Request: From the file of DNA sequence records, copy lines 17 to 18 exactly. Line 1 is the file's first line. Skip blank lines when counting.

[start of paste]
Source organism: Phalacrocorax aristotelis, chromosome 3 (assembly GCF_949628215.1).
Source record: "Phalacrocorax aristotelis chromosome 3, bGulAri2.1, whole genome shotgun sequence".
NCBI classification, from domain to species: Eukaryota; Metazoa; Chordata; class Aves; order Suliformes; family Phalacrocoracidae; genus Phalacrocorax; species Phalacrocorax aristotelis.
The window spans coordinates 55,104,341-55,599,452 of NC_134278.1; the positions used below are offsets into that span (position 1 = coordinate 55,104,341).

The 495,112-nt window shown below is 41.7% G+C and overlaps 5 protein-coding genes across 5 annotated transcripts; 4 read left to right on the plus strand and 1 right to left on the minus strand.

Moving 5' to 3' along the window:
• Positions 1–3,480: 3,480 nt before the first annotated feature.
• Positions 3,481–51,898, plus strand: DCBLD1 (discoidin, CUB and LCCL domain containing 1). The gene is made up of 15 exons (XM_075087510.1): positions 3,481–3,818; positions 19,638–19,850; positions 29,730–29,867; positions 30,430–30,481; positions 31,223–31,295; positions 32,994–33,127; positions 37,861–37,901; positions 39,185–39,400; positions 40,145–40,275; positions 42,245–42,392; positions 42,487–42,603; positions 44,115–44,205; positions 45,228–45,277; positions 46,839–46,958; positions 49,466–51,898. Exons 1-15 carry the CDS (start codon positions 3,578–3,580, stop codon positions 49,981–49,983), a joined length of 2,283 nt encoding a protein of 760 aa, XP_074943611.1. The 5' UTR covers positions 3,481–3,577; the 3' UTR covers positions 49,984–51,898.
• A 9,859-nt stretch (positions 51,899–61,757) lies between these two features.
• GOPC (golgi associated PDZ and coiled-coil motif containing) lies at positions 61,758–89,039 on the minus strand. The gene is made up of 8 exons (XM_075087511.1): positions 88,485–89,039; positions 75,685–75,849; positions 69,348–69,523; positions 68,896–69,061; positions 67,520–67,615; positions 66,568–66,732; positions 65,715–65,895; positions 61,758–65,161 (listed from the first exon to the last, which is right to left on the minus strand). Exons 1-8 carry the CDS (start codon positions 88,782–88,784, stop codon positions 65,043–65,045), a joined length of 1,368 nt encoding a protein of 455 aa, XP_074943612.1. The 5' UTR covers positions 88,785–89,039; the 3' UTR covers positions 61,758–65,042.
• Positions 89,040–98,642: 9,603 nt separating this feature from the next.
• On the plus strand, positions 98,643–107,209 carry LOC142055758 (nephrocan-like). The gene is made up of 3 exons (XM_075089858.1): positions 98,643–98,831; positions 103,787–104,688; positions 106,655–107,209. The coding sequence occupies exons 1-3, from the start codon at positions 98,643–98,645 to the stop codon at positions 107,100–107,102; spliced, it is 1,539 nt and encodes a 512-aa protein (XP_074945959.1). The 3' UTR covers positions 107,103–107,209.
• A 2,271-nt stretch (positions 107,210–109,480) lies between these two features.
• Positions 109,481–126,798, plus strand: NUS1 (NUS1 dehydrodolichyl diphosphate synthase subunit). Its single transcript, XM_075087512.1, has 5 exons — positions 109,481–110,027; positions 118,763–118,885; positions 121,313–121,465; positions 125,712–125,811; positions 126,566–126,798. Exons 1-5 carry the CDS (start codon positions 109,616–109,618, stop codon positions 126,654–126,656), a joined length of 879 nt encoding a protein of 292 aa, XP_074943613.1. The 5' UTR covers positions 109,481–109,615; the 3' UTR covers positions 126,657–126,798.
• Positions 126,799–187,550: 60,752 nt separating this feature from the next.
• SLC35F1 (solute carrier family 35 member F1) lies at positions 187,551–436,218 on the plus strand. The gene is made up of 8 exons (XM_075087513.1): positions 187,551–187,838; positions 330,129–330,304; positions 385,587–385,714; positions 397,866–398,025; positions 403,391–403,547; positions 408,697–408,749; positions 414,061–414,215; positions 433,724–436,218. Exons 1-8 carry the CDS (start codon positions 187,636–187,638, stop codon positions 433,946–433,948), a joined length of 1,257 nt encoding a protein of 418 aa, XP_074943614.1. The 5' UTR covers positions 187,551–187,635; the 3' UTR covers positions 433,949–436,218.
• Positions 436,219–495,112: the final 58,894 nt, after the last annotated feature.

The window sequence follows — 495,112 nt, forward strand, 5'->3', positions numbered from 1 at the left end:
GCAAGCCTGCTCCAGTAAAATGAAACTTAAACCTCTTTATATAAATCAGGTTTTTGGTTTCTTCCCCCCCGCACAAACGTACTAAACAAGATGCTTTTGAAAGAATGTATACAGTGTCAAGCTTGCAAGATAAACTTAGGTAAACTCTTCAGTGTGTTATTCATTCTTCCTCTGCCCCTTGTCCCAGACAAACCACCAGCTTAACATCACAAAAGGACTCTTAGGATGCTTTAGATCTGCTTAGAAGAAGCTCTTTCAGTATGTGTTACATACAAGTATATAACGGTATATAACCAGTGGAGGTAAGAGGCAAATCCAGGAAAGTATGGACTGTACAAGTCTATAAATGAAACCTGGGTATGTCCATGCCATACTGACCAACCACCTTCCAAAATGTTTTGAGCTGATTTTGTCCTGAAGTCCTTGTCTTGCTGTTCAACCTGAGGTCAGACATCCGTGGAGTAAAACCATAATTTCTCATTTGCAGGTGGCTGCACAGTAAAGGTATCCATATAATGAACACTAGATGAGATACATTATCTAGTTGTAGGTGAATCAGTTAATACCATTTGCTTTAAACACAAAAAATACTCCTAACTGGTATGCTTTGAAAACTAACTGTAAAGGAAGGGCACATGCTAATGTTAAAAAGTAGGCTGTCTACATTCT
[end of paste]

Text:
• Positions 436,219–495,112: the final 58,894 nt, after the last annotated feature.

The window sequence follows — 495,112 nt, forward strand, 5'->3', positions numbered from 1 at the left end: